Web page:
Eye For Film >> Movies >> Our Father, The Devil (2021) Film Review
Our Father, The Devil
Reviewed by: Jennie Kermode
Like many refugees who have made their home in Europe, Marie (Babetida Sadjo) works in a care home. She provides some direct support for the residents – notably Jeanne (Martine Amisse), her former tutor, who remains a friend – but her primary role is as a chef. It’s a function around which her whole life revolves, a way of being useful and of setting aside the personal. In the opening scene of Ellie Foumbi’s film, before the credits appear, we see her in a montage of shots: her back, her hair, her body below the neck. Only later do we see her face, the person – the survivor – ill at ease in this frame.
There’s a belief which much of society still persists in holding onto, that when a person has survived trauma and no longer faces that threat, they are able to live just like anyone else. Marie is far away from war now, yet by that same token, she is far away from anyone who might understand what she went through. Her colleagues no longer see her have panic attacks, but she hasn’t recovered, she’s just succeeded in burying what she cannot bear to think about. When she hears a certain voice issuing from the day room of the care home, all that effort is undone, and she faints dead away.
Is it the voice she thinks it is? For Marie, the stakes are so high that she cannot risk waiting to find out, and takes drastic action. What follows is more complicated. The man, Father Patrick (Souleymane Sy Savane), insists that she has misidentified him – that he’s simply a priest trying to do God’s work. The newspapers say that the young warlord who killed her family is dead – but death is not difficult to fake in war. Can she rely on her memory? Calling that into question is traumatic in itself. She has nothing but memory. If she cannot trust herself, what else is there to cling to?
At this stage, viewers may be reminded of Roman Polanski’s Death And The Maiden, but Foumbi goes a step further as it emerges that Marie herself did not emerge from the conflict with a clear conscience. Forced to become a child soldier, she carries an awful burden of guilt which she has never dared to share. It colours every aspect of her life. She makes herself deliberately unpleasant when friends get too close. She’s a good looking, confident woman, and men are attracted to her, but she doesn’t consider herself worthy of love. When she becomes distracted at work due to her dealings with Father Patrick, Jeanne smiles at her and says “I prayed for this – that you would find someone worthy of you.”
The matter of Father Patrick’s guilt or innocence is only part of what’s at stake here. If he is who she thinks he is, and has genuinely sought to atone, is he less deserving of forgiveness than she is? Where should such lines be drawn? For all we know, the warlord was a child too when his career of violence began. Can she ever forgive herself, or find a way to live beyond cycles of violence? Little details of day to day life, the casual racism encountered in French society, further erode her efforts to find a sense of balance. These petty cruelties, the inclination to exclude, seem more, not less ugly in light of what she has been through. It’s not that people know – it’s that they don’t even try to imagine why people become displaced.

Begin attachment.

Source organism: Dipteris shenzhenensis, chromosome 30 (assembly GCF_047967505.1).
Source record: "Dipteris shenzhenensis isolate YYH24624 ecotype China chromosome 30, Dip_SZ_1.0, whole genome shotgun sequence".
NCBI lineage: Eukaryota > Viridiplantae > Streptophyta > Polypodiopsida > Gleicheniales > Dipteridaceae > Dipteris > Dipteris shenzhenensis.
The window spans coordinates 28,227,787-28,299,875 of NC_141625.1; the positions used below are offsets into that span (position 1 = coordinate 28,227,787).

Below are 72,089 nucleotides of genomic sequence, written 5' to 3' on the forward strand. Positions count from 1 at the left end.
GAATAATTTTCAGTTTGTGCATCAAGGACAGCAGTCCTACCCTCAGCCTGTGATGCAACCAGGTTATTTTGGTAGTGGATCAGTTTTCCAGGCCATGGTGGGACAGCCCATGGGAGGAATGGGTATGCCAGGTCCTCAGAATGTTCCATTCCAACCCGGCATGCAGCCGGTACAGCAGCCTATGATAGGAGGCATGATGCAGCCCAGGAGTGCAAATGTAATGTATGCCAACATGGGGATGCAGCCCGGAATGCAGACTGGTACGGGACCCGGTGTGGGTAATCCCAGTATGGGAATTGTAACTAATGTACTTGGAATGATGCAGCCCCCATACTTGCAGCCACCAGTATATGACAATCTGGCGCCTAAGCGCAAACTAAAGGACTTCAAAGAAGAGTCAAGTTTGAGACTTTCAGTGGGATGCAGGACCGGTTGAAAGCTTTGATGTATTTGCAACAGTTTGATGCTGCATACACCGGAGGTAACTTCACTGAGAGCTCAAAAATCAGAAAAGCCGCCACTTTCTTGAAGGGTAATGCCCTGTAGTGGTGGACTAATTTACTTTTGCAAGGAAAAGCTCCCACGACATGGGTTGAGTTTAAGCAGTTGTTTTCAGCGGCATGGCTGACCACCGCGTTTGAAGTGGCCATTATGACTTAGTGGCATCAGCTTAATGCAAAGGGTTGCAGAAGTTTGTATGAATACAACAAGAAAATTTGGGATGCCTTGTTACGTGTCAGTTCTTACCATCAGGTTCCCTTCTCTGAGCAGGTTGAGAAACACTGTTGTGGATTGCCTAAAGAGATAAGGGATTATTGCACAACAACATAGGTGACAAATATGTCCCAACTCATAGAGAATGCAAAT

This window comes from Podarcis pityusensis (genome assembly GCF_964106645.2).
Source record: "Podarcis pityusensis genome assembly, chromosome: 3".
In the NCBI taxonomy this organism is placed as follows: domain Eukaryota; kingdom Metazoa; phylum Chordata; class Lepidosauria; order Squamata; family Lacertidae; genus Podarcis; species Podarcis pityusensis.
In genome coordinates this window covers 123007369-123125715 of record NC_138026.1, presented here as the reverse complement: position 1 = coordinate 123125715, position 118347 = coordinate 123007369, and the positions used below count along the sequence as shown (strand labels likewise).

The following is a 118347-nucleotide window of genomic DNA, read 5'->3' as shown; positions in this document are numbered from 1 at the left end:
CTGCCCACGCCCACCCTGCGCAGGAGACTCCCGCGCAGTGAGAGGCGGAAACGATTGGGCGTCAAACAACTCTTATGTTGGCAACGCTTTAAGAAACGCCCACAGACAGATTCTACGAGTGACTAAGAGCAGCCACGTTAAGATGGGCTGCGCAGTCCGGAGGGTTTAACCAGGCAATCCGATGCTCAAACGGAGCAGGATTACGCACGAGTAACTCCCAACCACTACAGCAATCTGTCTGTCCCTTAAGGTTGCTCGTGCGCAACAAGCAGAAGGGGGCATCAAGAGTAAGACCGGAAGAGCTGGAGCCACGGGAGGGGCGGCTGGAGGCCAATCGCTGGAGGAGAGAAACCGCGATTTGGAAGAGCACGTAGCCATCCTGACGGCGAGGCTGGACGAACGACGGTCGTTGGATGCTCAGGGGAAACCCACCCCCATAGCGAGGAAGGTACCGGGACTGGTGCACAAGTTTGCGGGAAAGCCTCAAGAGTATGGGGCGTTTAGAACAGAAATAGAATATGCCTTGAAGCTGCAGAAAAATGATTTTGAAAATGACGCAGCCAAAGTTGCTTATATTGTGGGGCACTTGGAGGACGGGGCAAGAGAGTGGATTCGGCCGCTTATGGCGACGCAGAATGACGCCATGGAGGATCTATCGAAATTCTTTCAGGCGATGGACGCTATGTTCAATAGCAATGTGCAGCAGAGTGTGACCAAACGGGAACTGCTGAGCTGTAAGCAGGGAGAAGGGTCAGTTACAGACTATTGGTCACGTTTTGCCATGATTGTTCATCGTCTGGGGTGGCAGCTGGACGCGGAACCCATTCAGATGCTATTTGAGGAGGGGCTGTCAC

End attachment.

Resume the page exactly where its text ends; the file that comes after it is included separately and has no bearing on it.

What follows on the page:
After that dramatic start, Foumbi lets the film build slowly, and the tension mounts as, whatever the realities of her situation, Marie seems to have less and less hope of finding a way out. Sadjo is extraordinary. Though the fact that the film is in French means she’s unlikely to get the level of international notice that she deserves, this is quite simply the best performance of the year, blowing everything else out of the water. It’s devastating to watch, and it speaks, of course, for many real people with no voice. If there is any justice in the world, it will make Sadjo a star.
Foumbi, who wrote as well as directing, shows a constant willingness to break with formula, making the imaginative effort which seems impossible for her characters, all the way to the powerful final scene. It’s hard to believe that this is her feature début (though she has considerable experience directing shorts, and as an actor). It’s an assured piece of work with a clear vision, and it will leave you eager to see what she does next.
Awards season is often a long, hard slog for critics. I watched over 250 films in the past two months. This one made the effort worthwhile.Reviewed on: 15 Jan 2023
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